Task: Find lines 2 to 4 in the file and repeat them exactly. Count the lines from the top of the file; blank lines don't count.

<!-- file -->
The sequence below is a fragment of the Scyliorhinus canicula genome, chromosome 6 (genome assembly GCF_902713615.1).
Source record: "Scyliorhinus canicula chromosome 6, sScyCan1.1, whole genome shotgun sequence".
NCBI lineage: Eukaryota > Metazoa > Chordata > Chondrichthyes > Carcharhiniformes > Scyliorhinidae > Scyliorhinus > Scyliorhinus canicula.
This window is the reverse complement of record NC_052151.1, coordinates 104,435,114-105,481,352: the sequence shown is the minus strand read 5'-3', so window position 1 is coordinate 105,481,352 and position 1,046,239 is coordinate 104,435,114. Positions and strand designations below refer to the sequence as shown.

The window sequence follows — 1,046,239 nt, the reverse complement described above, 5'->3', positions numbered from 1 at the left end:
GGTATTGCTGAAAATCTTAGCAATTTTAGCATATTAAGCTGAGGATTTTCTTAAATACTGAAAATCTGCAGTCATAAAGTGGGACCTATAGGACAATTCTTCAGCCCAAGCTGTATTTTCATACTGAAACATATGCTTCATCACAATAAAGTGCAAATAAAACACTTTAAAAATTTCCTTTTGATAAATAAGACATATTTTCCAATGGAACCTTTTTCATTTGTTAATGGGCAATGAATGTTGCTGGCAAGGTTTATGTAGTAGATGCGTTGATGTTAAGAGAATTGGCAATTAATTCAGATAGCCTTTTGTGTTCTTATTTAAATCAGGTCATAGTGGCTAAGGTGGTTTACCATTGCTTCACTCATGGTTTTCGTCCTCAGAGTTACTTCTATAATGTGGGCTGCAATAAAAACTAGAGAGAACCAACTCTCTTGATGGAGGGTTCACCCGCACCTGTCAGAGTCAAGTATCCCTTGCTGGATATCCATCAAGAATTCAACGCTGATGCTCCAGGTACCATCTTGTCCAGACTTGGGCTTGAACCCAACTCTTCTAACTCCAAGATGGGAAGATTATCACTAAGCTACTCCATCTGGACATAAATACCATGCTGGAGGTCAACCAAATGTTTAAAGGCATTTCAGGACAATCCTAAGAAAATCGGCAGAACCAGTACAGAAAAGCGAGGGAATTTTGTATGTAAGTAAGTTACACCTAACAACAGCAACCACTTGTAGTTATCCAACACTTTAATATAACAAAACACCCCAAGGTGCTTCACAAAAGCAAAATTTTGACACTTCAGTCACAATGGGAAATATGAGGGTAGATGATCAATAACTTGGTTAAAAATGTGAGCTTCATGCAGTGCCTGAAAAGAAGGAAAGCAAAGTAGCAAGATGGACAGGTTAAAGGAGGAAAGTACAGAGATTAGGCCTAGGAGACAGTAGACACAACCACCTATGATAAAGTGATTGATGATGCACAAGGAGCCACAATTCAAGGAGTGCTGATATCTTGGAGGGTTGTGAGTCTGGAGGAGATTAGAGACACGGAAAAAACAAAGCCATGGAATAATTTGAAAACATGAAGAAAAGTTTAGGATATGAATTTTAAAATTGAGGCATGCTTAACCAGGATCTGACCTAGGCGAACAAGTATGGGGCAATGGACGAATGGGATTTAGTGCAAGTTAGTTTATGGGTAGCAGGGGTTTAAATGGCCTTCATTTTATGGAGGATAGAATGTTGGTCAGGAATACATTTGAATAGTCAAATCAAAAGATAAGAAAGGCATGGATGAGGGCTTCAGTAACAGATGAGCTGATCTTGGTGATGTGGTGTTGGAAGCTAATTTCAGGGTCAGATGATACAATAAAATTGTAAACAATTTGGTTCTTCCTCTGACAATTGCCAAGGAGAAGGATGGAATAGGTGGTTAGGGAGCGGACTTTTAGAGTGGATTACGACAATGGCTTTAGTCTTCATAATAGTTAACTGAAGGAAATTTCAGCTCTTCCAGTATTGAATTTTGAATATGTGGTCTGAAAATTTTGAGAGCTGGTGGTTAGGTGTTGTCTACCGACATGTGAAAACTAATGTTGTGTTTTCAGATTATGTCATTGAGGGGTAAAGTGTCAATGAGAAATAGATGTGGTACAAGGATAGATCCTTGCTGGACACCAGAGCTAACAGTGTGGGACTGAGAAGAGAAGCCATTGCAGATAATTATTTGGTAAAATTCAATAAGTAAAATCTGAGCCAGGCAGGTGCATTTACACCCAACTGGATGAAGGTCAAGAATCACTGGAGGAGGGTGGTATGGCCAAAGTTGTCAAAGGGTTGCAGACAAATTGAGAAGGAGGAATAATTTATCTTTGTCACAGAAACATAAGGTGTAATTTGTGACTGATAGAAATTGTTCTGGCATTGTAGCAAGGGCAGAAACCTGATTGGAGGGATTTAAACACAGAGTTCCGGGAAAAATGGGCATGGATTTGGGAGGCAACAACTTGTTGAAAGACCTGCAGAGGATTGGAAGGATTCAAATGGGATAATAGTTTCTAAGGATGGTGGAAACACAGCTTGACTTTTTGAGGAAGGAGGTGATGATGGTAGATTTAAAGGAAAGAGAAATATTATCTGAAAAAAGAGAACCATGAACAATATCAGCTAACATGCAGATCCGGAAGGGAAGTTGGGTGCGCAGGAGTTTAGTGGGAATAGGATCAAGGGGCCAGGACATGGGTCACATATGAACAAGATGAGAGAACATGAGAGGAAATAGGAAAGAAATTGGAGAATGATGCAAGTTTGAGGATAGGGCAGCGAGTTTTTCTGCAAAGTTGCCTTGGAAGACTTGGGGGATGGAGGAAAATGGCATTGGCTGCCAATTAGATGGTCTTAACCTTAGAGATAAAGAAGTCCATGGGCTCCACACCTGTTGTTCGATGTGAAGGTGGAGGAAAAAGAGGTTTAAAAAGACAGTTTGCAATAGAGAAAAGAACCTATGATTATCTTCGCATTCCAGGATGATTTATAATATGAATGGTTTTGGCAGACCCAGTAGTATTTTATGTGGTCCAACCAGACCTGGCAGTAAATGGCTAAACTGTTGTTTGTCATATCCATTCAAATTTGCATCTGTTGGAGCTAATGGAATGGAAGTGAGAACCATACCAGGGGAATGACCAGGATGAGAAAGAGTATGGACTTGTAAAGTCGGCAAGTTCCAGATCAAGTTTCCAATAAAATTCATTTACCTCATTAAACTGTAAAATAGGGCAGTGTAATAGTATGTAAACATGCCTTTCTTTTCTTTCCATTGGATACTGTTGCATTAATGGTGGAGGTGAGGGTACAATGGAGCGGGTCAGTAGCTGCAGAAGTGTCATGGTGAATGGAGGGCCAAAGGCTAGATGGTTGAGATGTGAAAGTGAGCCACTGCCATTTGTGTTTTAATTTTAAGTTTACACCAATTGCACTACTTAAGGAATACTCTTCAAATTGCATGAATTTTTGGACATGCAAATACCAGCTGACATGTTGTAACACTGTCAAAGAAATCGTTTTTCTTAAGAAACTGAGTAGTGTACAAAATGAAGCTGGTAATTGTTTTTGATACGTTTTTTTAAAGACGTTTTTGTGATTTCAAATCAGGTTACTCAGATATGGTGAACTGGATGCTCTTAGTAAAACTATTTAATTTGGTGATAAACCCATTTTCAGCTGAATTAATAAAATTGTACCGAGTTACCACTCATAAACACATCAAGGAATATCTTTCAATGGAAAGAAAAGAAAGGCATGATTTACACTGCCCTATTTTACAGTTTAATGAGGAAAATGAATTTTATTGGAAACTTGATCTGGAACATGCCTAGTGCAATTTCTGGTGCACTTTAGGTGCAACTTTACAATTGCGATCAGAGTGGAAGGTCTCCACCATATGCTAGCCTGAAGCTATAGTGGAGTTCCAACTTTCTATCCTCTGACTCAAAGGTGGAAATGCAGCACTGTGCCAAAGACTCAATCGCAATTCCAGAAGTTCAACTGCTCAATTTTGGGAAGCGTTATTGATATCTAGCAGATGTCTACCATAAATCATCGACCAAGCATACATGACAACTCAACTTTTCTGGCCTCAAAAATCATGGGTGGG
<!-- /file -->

Source record: "Scyliorhinus canicula chromosome 6, sScyCan1.1, whole genome shotgun sequence".
NCBI lineage: Eukaryota > Metazoa > Chordata > Chondrichthyes > Carcharhiniformes > Scyliorhinidae > Scyliorhinus > Scyliorhinus canicula.
This window is the reverse complement of record NC_052151.1, coordinates 104,435,114-105,481,352: the sequence shown is the minus strand read 5'-3', so window position 1 is coordinate 105,481,352 and position 1,046,239 is coordinate 104,435,114. Positions and strand designations below refer to the sequence as shown.